A different yet promising rule-engine is JBoss Rules (Proctor, Neale, Frandsen, Griffith & Tirelli, 2007), formerly Drools. It is a quite new, but already well known, freeware tool implementing so-called Rete-OO algorithm.
Its open-source availability is a clear advantage over Jess, but an even greater advantage is due to the implementation of a particular adaptation of the Rete algorithm for the object-oriented world, rather than a literal one. This way, the burden of integrating the rule-engine and application rules with existing external objects is greatly reduced. In fact, JBoss Rules uses plain Java objects to represent rules and facts, which can be modified through their public methods and properties. Rules can be specified through an appropriate syntax, or through xml structures, and their conditions and consequences can be expressed using different scripting languages, as Python, Groovy and Java. Instead Jess only accepts rules written in the CLIPS language, thus requiring developers to learn a new Lisp-like language and deploy additional efforts to adapt it to their object-oriented development environment.
Key Terms in this Chapter
Rule-Based System: Created using a set of assertions, which collectively form the “working memory”, a database which maintains data about current state or knowledge, a set of rules, specifying how to act on the assertion set, and a rule-engine or interpreter. Basically, rule-based systems can consisting of little more than a set of if-then statements, but provide the basis for so-called “expert systems”.
Ontology: An explicit specification of a conceptualization, formally describing the entities involved in a particular domain and the relationships among them.
Expert System: Encodes the knowledge of an expert into the rule set of a rule-based system. When exposed to the same data, the expert system AI will perform in a similar manner to the expert.
Authorization Certificate: A digital document that describes a permission from the issuer to use a service or a resource that the issuer controls or has access to use. Usually it is signed by means of a public key algorithm. The permission in some case can also be delegated.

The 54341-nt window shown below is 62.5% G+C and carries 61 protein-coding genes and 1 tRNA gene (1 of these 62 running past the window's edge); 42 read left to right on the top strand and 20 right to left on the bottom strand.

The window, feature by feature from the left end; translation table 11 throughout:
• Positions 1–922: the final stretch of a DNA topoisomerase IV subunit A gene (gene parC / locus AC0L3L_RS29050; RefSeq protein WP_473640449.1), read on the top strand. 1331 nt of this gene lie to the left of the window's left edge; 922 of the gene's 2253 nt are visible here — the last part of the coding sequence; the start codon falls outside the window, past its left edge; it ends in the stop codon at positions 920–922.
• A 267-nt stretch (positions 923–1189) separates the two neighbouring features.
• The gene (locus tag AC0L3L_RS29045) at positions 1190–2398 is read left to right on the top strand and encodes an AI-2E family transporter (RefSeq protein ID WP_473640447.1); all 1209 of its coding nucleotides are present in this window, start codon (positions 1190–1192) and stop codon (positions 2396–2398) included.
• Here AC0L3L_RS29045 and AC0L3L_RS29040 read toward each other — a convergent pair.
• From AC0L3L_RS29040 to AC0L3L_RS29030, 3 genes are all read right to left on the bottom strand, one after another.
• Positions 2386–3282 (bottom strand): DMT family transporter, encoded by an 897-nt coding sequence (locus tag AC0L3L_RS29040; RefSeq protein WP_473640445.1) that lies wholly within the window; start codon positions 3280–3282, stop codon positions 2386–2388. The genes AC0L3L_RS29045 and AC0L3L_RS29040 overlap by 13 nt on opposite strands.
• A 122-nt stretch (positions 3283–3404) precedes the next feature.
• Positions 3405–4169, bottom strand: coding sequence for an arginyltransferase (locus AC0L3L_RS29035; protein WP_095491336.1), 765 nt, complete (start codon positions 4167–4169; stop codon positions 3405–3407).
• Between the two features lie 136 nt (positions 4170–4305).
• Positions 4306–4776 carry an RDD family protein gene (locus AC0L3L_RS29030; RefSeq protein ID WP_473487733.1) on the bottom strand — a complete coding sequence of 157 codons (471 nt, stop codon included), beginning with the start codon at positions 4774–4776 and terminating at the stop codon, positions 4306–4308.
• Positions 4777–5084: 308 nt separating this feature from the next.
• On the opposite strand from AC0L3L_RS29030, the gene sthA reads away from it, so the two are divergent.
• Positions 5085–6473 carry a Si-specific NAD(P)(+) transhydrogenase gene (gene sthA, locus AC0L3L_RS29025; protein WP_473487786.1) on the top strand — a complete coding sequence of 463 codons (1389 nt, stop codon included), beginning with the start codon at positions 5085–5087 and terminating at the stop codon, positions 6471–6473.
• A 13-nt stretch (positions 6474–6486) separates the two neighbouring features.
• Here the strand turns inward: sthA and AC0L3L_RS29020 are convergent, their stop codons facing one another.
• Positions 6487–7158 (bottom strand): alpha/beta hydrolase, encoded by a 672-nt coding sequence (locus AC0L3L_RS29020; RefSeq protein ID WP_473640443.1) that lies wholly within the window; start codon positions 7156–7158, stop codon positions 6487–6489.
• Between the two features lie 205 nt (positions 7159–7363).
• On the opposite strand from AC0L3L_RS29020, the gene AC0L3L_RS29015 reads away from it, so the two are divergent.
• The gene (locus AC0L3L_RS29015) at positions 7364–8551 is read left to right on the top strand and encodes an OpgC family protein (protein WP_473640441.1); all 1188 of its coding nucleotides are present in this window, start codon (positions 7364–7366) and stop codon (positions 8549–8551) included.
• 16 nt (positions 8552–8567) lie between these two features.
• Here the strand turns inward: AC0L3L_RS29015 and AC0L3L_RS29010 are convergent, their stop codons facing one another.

Multi-Agent System: A software system based on the interaction of several agents. Such agents could not have all data or all resources needed to achieve an objective and need to collaborate with other agents. In this case, data is decentralized and execution is asynchronous. Earlier, related fields include Distributed Artificial Intelligence (DAI) and distributed problem solving (DPS).
Software Agent: A software entity being able to act with a certain degree of autonomy, in order to accomplish tasks on behalf of its user. While objects are defined in terms of methods and attributes, agents are defined in terms of their behaviours. Usually agents show persistence, autonomy, social ability, reactivity.
Production System (or production rule system): a rule-based system whose rules (termed productions) consist of two parts: a sensory precondition (or “if” statement) and an action (or “then”). If a production’s precondition (left-hand side or LHS) matches the current state of the world, then the production is said to be triggered. If a production’s action is executed, it is said to have fired. The rule interpreter must provide a mechanism for prioritizing productions when more than one is triggered. Rule interpreters generally execute a forward chaining algorithm for selecting productions to execute.